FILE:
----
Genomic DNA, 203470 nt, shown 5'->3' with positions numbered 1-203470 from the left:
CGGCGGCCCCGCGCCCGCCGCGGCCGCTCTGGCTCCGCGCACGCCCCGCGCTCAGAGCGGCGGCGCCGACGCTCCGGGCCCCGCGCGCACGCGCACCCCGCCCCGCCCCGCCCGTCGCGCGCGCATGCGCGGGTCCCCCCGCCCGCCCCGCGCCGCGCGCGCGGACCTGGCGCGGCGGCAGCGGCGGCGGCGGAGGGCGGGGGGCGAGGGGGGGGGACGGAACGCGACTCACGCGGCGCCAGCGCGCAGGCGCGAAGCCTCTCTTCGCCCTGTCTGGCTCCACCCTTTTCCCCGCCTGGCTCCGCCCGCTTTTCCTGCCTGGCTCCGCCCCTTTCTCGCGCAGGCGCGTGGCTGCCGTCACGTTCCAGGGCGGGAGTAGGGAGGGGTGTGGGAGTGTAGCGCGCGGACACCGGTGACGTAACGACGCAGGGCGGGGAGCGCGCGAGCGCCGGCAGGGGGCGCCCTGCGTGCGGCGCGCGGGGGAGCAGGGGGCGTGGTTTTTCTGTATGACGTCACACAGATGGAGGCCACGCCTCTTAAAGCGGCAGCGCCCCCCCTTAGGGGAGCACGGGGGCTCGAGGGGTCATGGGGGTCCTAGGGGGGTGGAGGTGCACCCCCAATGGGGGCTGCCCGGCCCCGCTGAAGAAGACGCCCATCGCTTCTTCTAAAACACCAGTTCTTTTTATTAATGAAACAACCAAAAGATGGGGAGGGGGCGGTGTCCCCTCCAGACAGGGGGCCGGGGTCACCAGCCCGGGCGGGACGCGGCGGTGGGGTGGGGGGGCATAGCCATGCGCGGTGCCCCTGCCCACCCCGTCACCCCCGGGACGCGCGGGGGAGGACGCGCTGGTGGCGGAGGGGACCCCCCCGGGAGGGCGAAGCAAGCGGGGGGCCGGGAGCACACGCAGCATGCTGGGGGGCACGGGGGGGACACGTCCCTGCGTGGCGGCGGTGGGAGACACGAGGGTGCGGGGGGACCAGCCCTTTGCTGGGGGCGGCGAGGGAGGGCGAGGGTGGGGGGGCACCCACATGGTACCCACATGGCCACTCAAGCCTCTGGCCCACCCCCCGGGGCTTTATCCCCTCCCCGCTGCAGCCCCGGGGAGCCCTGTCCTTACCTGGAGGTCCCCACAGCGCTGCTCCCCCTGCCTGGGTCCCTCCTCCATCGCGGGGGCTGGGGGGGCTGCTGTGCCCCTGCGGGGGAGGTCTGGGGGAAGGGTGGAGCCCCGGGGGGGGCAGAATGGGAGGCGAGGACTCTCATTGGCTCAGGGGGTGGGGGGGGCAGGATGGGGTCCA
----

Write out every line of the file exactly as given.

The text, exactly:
Genomic DNA, 203470 nt, shown 5'->3' with positions numbered 1-203470 from the left:
CGGCGGCCCCGCGCCCGCCGCGGCCGCTCTGGCTCCGCGCACGCCCCGCGCTCAGAGCGGCGGCGCCGACGCTCCGGGCCCCGCGCGCACGCGCACCCCGCCCCGCCCCGCCCGTCGCGCGCGCATGCGCGGGTCCCCCCGCCCGCCCCGCGCCGCGCGCGCGGACCTGGCGCGGCGGCAGCGGCGGCGGCGGAGGGCGGGGGGCGAGGGGGGGGGACGGAACGCGACTCACGCGGCGCCAGCGCGCAGGCGCGAAGCCTCTCTTCGCCCTGTCTGGCTCCACCCTTTTCCCCGCCTGGCTCCGCCCGCTTTTCCTGCCTGGCTCCGCCCCTTTCTCGCGCAGGCGCGTGGCTGCCGTCACGTTCCAGGGCGGGAGTAGGGAGGGGTGTGGGAGTGTAGCGCGCGGACACCGGTGACGTAACGACGCAGGGCGGGGAGCGCGCGAGCGCCGGCAGGGGGCGCCCTGCGTGCGGCGCGCGGGGGAGCAGGGGGCGTGGTTTTTCTGTATGACGTCACACAGATGGAGGCCACGCCTCTTAAAGCGGCAGCGCCCCCCCTTAGGGGAGCACGGGGGCTCGAGGGGTCATGGGGGTCCTAGGGGGGTGGAGGTGCACCCCCAATGGGGGCTGCCCGGCCCCGCTGAAGAAGACGCCCATCGCTTCTTCTAAAACACCAGTTCTTTTTATTAATGAAACAACCAAAAGATGGGGAGGGGGCGGTGTCCCCTCCAGACAGGGGGCCGGGGTCACCAGCCCGGGCGGGACGCGGCGGTGGGGTGGGGGGGCATAGCCATGCGCGGTGCCCCTGCCCACCCCGTCACCCCCGGGACGCGCGGGGGAGGACGCGCTGGTGGCGGAGGGGACCCCCCCGGGAGGGCGAAGCAAGCGGGGGGCCGGGAGCACACGCAGCATGCTGGGGGGCACGGGGGGGACACGTCCCTGCGTGGCGGCGGTGGGAGACACGAGGGTGCGGGGGGACCAGCCCTTTGCTGGGGGCGGCGAGGGAGGGCGAGGGTGGGGGGGCACCCACATGGTACCCACATGGCCACTCAAGCCTCTGGCCCACCCCCCGGGGCTTTATCCCCTCCCCGCTGCAGCCCCGGGGAGCCCTGTCCTTACCTGGAGGTCCCCACAGCGCTGCTCCCCCTGCCTGGGTCCCTCCTCCATCGCGGGGGCTGGGGGGGCTGCTGTGCCCCTGCGGGGGAGGTCTGGGGGAAGGGTGGAGCCCCGGGGGGGGCAGAATGGGAGGCGAGGACTCTCATTGGCTCAGGGGGTGGGGGGGGCAGGATGGGGTCCA